3 Mobile Maternity units for UNFPA
A little while ago we spoke to a Dutch young men who was working on a project in the same area where two of our projects are conducted.
” I am busy in Um Rakuba and Tunaydba (gedaref) but next week I will also visit Hamdayet (the transport location where the refugees from Ethiopia are initially received before they can go to the other camps).
The camp consists in total of about 20,000 refugees spread over 5,000 tents. Many refugees are single (no family) and they are partly housed together in tents. The camp has grown enormously in the past month, almost doubling. This is also very much reflected in the facilities. In the photo attached you see that in the back half of the camp, there are no facilities yet (except wash). Also against the host community, the area is growing very quickly, dozens of shops, coffee shops, etc. have appeared in recent weeks. Currently, the government has limited the growth of the camp so no more refugees are allowed in, a new location for a 3rd camp is being looked at.
There is no tree (or blade of grass) in the camp and with the current temperature of around 45 degrees, this causes many problems. Many refugees also indicate that the tents are actually too hot to stay in and they try to build huts or shelters themselves from local materials.
There are enough washing facilities in itself, but the quality is not always good. Also, latrines cannot be pumped empty because there is no place to discharge the contents. This ensures that latrines that are full are removed, leaving a large pit with puddles etc., which is screened off with sticks while waiting for possibilities to drain it. Far from ideal but not much you can do about it yet..
In the camp is a large clinic of msf Netherlands where they are currently building a (semi?) permanent shelter, concentrated in the front half of the camp. Main problems patient show up with are respiratory and diarrhea. Since last week there is also a covid isolation center. In addition, they suffer from scorpions (And in the rainy season also snakes) and there is currently no medicine available for this.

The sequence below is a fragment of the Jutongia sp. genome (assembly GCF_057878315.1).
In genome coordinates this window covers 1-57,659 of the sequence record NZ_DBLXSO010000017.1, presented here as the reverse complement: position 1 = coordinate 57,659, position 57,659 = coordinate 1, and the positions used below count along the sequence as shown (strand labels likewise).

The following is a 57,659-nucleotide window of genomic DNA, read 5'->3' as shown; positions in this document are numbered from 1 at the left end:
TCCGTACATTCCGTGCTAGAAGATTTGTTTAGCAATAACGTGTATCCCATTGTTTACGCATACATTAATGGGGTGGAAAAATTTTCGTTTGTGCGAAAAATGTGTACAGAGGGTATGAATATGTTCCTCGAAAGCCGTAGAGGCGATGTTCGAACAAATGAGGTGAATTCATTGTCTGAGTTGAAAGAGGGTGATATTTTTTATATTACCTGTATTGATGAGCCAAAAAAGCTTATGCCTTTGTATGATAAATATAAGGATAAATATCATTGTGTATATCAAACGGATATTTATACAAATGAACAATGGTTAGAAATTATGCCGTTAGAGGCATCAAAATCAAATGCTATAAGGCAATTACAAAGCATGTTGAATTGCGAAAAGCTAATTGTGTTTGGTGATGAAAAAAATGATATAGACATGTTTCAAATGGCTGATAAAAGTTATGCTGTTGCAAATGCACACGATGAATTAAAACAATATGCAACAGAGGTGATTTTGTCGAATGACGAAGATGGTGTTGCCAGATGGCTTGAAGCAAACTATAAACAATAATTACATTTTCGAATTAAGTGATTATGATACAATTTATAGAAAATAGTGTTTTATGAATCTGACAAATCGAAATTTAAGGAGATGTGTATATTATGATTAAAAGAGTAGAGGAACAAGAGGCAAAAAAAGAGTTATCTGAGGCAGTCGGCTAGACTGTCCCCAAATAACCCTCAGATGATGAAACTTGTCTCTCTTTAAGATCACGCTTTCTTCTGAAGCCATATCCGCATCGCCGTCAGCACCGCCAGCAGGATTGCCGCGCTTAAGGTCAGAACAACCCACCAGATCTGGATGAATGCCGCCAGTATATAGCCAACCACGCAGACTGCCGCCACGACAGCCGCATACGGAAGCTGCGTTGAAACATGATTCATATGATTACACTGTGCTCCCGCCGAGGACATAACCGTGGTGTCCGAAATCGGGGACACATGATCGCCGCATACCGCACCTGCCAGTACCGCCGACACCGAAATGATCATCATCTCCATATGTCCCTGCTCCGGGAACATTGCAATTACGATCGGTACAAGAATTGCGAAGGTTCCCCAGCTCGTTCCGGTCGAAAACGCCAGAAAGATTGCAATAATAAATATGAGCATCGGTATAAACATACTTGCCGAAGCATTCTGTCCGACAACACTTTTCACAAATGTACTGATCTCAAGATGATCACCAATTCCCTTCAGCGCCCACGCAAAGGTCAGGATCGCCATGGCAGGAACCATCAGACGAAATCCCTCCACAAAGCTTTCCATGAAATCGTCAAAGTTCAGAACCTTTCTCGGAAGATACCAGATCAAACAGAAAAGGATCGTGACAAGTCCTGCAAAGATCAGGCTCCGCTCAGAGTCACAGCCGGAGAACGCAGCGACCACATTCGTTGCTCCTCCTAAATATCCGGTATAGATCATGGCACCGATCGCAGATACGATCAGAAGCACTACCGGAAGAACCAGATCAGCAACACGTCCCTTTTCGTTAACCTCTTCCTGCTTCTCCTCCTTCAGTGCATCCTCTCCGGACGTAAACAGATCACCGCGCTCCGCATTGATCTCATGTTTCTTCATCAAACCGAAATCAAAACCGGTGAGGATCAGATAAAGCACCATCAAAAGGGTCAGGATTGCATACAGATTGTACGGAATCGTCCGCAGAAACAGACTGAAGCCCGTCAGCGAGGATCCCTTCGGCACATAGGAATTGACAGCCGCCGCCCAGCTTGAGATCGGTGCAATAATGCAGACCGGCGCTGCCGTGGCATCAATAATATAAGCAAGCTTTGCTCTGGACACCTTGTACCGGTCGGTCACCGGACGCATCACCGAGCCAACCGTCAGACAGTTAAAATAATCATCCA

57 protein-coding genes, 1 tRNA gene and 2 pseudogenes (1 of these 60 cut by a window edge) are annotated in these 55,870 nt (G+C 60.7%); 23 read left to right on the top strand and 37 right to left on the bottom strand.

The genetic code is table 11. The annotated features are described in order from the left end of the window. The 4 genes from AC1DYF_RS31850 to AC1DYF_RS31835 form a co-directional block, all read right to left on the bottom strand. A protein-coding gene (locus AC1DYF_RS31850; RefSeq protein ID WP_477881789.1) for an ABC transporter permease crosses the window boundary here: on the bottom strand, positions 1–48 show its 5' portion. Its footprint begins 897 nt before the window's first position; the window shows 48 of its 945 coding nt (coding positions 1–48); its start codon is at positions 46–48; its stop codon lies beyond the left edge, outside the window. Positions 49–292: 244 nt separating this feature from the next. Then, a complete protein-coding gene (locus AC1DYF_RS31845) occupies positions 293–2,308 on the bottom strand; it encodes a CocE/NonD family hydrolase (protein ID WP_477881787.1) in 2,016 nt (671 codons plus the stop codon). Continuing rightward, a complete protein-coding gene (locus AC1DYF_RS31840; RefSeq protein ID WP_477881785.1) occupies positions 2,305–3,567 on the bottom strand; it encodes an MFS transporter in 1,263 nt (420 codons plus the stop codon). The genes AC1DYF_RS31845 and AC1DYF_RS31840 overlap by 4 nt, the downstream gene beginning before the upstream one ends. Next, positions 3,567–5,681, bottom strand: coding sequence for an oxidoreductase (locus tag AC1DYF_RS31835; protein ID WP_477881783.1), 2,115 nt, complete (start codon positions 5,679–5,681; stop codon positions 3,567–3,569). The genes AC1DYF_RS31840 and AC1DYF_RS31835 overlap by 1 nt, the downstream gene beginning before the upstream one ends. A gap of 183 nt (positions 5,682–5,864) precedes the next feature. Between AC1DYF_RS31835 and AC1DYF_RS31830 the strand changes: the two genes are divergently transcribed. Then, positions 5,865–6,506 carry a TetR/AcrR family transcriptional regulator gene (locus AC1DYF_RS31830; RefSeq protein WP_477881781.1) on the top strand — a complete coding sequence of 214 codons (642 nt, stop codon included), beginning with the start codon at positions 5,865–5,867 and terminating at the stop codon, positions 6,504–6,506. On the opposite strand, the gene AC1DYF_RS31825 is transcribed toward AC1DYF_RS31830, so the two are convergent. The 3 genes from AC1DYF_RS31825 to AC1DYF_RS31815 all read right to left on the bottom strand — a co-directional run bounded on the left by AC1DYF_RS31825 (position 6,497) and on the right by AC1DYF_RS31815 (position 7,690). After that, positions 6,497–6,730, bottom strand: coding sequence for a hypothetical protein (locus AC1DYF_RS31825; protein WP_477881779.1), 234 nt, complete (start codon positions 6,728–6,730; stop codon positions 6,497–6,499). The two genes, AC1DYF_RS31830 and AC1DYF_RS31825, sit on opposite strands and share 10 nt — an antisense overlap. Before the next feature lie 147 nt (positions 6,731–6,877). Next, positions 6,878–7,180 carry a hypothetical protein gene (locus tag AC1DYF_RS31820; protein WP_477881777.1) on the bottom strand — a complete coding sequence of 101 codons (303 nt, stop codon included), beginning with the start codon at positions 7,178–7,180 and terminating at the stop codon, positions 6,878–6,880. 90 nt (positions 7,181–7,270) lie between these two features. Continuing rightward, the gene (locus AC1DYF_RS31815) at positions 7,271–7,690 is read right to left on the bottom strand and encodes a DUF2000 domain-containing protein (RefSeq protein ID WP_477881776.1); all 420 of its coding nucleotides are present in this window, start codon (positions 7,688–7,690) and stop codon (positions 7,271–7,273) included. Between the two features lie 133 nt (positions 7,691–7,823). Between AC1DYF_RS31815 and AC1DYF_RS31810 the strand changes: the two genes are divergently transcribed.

The camp is very structured and there are many refugees with a good education. From my background there are in any case many engineers available.
The refugees are largely Christian which means they are currently fasting. From what I’ve seen they eat, but maybe not certain products (communication is often difficult because the English level is not very high). Water is (now) enough available because there is a canal with water supply and a purification facility. The fact that water flows here is quite special because I have not seen it anywhere except in the Nile (This channel is also fed by the Nile).”
Over the years, Hospitainer has provided a number of turn key, mobile, modular hospitals to various organisations operating in Sudan. Among these organisations is the UNFPA, who contacted us previously about providing an operating theatre complex for a refugee camp in Sudan. Several months later, we were approached again by the UNFPA with a request for 3 Maternitainers for that same camp.
The Maternitainer is a turn-key, mobile clinic built in a 20ft shipping container with medical finishing which is specifically designed for maternity care. It consists of a treatment/delivery room and a recovery area. It also has a toilet and shower and, like all Hospitainers, it’s equipped to run independently with clean and waste water storage, a generator, air conditioning and air filtration.
Our Maternitainers are also frequently used to treat victims of gender-based violence. Not only are they designed to offer a degree of privacy, their focus on maternal care also offers victims a plausible reason for visiting without it being clear that they are seeking help, as this is not acceptable in some cultures.
Three Maternitainers will be stationed in the refugee camp, lightening the load on the operating theatre complex and providing the kind of specialized care they were designed for.